Fifty years of partnershipDespite all the good intentions, declarations and efforts, the last 50 years of the history of the world show a remarkably disappointing capacity to achieve economic growth while addressing inequalities and social inclusion.
Despite all the good intentions, declarations and efforts, the last 50 years of the history of the world show a remarkably disappointing capacity to achieve economic growth while addressing inequalities and social inclusion. Probably, even more disturbing is the evidence that when something seems to move in the right direction, governments are not able to maintain the momentum and tend to fall into models of development in which
economic growth comes coupled with increased inequalities. In the mid-20th century, when inequalities started narrowing in the more economically developed nations, analysts suggested that inequality would tend to decline in poorer countries too, as they develop and become richer.
Proving them wrong, in recent years, economic inequality has risen sharply in wealthy nations and has even grown in many poorer economies. This is a very prominent trend in the Asia-Pacific region, with the Gini coefficient increasing by 9.6 in China, 6.4 in Indonesia, and 3.1 in India, countries that together host about 40 percent of the world population. Similarly, inequalities are also on the rise in other countries of the region including Bangladesh, Sri Lanka, Loas, Mongolia and Vanuatu. Evidence shows that inequality is closely correlated with low growth, and more unequal societies tend to perform poorly on social indicators, compromising educational attainment and the generation of decent jobs, and hindering the establishment of enabling environments for sustainable development.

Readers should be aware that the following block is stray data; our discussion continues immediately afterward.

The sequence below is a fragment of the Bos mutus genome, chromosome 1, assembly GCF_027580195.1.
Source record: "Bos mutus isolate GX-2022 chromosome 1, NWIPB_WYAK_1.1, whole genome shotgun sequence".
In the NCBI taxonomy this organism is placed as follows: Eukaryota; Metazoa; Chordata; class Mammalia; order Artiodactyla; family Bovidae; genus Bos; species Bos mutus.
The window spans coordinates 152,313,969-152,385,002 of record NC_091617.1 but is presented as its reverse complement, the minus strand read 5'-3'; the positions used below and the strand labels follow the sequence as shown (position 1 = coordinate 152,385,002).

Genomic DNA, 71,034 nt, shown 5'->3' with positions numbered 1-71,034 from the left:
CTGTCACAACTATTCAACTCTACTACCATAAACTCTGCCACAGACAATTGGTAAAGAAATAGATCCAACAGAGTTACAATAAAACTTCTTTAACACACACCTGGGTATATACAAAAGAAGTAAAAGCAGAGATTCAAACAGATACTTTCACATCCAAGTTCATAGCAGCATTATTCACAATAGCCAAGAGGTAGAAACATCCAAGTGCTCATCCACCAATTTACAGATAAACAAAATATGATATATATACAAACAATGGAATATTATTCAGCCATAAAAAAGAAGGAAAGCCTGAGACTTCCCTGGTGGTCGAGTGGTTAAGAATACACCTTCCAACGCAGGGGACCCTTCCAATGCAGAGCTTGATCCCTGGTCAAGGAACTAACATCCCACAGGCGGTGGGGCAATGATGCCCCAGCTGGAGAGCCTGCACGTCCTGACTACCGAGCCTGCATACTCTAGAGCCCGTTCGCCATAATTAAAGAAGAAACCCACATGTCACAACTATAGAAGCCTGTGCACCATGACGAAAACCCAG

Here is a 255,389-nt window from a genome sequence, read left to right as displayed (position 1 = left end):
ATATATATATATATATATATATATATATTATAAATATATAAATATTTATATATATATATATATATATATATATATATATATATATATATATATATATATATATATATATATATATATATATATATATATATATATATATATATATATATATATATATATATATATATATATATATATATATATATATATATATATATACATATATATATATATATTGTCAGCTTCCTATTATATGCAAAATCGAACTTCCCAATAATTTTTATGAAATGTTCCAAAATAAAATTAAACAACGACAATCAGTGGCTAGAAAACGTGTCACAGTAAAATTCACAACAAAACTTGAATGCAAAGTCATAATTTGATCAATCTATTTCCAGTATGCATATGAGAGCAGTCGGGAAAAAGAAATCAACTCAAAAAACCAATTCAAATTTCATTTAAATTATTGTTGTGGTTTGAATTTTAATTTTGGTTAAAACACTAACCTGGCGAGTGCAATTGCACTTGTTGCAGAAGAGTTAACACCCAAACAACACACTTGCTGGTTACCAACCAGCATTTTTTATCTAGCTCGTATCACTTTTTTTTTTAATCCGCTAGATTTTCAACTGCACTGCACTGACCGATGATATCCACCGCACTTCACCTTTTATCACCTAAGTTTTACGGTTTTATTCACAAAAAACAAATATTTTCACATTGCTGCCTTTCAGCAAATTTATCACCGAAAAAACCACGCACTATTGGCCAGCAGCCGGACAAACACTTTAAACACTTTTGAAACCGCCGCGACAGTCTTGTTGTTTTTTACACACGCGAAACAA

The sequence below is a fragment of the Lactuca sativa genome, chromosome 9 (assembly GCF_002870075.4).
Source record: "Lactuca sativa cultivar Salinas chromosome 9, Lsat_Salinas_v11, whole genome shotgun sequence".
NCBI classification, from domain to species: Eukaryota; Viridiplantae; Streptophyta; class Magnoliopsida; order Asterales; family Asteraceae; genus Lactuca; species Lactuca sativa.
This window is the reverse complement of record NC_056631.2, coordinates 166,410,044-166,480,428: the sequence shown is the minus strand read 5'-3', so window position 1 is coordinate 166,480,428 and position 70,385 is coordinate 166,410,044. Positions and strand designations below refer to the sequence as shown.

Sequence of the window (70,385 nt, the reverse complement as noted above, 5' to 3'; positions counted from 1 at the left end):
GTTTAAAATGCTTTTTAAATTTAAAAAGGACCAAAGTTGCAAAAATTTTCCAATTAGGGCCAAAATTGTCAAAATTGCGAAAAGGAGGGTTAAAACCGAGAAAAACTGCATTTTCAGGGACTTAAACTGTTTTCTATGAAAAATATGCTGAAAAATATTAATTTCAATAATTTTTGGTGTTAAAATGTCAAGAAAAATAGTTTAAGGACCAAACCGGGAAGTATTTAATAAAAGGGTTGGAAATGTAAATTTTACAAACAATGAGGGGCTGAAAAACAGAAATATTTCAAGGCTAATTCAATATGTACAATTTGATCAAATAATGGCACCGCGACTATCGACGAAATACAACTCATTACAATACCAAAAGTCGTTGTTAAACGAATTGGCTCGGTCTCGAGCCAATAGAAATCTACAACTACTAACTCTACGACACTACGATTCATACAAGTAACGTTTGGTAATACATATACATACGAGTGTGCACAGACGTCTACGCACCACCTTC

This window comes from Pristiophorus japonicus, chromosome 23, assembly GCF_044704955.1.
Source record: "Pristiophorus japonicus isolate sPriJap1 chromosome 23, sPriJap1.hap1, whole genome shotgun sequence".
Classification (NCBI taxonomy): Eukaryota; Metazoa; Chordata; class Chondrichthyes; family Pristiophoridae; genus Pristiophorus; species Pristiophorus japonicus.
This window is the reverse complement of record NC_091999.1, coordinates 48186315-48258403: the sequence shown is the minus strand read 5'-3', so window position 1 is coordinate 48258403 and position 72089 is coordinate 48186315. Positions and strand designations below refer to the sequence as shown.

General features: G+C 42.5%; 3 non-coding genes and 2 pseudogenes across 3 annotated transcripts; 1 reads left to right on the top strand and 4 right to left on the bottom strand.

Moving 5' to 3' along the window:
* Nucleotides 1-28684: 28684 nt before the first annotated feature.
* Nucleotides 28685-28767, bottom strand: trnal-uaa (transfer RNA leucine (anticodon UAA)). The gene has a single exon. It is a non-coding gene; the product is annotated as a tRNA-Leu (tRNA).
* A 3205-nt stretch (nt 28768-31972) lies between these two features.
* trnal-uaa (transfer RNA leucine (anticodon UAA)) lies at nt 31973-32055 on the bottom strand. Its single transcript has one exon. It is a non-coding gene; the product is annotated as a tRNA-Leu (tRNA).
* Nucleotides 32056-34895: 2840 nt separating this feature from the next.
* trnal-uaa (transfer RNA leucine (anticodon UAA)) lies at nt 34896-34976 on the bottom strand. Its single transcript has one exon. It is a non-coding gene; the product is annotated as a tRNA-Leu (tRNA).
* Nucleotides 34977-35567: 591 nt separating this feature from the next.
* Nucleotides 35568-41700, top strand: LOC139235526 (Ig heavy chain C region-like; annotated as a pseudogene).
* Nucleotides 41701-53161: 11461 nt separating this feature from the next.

Listen first, talk second
Naturally, Nepal was affected by these global and regional adverse contexts, and the country has been struggling with critical challenges such as poverty, unemployment and underemployment that were further exacerbated in 2015 by the massive earthquakes and the border blockade. The economy is still weak, poorly diversified and heavily dependent on agriculture and remittances from Nepalis working abroad, and it has a relatively low industrial output.
However, at the same time, Nepal is also an amazing country that refuses to be defeated by difficulties, and that learned to view problems as opportunities. The Gini coefficient improved from 43.26 in 2003 to 32.75 in 2010, and the proportion of people living below the international poverty line has been cut by more than
half in a short period of time from 53 percent in 2003 to 23 percent in 2015. Enormous progress was also achieved on a number of critical social indicators such as education, health, gender empowerment, safe drinking water, and basic sanitation.
The International Labour Organisation’s (ILO) Nepal Country Office was established 50 years ago. During this period, the ILO has been working hand in hand with various government departments and national organisations. The main achievement of the ILO Nepal Country Office during this time was probably the development of a culture of open and truthful communication with constituents and partner institutions. The ILO Nepal adopted a “listen first, talk second approach”, which allowed it to understand the needs, plans and views of constituents and partners better, and to formulate considered responses without jumping to hasty conclusions. This has been the basis for the design and implementation of joint projects with constituents and
partners to address critical national challenges, and to identify opportunities for continuous improvement of policies, strategies and processes.